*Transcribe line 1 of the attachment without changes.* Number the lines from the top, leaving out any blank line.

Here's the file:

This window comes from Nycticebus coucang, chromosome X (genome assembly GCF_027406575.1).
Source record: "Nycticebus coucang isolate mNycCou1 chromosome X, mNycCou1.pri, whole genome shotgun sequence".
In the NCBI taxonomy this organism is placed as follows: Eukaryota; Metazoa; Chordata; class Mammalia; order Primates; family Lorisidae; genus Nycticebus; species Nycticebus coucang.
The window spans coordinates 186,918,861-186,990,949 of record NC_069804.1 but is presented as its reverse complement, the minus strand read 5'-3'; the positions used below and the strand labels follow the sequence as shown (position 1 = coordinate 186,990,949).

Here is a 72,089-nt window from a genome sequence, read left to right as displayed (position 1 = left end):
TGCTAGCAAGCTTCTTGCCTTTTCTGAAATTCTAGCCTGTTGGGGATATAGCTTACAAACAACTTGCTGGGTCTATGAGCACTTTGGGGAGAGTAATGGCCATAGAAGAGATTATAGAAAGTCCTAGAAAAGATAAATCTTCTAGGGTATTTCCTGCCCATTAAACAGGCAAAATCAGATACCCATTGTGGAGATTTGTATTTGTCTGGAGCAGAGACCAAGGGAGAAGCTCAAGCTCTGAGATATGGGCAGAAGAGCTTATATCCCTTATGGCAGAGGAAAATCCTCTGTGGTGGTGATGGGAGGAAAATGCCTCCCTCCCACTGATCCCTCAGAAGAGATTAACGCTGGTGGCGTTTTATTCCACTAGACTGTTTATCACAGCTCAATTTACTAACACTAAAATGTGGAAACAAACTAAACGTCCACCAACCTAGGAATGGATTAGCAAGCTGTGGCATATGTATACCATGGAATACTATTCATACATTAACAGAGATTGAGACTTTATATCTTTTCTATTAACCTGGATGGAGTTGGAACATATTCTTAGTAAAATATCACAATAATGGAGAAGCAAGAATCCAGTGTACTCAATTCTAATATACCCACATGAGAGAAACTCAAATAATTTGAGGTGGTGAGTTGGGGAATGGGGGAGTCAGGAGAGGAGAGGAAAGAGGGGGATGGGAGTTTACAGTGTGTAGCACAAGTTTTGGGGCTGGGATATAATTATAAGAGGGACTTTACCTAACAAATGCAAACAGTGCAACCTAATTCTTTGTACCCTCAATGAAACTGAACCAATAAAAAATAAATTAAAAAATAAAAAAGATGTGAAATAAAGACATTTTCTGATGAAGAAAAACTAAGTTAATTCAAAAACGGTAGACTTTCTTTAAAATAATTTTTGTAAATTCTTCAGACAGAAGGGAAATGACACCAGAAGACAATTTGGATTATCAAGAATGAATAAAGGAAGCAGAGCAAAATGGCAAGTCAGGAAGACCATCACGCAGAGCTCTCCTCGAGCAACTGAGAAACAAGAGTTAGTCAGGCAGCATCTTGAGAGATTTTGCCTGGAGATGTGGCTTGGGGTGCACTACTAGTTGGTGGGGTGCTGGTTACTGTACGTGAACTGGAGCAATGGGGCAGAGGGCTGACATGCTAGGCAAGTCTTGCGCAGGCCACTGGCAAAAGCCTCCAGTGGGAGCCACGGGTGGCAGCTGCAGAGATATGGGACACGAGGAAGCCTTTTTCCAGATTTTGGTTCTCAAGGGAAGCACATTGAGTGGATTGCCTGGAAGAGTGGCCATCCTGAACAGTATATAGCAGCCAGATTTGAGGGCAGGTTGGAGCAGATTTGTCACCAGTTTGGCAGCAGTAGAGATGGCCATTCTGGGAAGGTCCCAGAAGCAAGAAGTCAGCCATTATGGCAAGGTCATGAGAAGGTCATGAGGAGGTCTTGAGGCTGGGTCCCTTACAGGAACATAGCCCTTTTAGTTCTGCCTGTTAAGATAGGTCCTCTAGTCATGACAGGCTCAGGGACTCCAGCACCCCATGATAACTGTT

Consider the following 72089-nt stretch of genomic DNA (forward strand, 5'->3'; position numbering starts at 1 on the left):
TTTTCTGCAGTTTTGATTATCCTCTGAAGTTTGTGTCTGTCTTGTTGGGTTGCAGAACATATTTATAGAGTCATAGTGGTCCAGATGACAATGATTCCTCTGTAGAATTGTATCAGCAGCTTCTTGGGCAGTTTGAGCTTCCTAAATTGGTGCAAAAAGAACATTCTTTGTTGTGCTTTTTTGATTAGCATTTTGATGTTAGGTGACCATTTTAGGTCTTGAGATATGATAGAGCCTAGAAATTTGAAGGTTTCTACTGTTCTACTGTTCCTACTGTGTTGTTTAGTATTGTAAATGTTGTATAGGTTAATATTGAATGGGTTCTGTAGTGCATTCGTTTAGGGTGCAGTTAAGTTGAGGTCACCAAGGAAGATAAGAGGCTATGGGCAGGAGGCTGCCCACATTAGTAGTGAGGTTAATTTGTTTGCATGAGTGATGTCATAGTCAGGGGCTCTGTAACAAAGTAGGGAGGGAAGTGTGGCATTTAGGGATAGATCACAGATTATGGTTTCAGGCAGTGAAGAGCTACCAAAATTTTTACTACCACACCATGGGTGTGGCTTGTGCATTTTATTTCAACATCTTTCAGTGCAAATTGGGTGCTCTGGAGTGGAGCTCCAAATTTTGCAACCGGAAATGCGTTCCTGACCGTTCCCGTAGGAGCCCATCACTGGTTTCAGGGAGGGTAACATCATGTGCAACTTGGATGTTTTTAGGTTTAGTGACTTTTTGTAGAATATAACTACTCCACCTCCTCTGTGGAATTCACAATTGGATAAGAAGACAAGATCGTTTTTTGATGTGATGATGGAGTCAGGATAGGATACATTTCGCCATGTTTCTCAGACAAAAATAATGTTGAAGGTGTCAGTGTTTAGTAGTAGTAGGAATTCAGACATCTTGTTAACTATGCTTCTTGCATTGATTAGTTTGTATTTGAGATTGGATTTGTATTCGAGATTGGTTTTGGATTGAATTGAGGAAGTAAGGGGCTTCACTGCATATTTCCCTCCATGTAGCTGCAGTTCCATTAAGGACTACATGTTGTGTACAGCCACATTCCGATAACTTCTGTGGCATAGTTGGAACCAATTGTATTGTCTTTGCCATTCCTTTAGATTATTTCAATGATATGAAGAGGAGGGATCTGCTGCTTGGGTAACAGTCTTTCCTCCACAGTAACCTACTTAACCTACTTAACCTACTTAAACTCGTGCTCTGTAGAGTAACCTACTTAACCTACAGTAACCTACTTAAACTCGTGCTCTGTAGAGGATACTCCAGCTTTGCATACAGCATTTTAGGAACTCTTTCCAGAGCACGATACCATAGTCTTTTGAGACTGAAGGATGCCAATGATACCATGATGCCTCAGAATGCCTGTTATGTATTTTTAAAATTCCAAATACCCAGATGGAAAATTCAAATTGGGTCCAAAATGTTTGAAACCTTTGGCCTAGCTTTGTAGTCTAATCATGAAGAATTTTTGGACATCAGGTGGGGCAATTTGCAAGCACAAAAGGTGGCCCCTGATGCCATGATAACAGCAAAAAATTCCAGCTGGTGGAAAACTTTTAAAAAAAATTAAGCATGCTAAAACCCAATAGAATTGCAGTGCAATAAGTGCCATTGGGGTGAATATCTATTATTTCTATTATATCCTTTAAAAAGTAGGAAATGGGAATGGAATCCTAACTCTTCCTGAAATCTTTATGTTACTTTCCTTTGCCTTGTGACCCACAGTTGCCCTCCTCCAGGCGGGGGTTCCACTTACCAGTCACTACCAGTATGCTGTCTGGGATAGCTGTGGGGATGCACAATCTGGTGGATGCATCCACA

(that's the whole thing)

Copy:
This window comes from Nycticebus coucang, chromosome X (genome assembly GCF_027406575.1).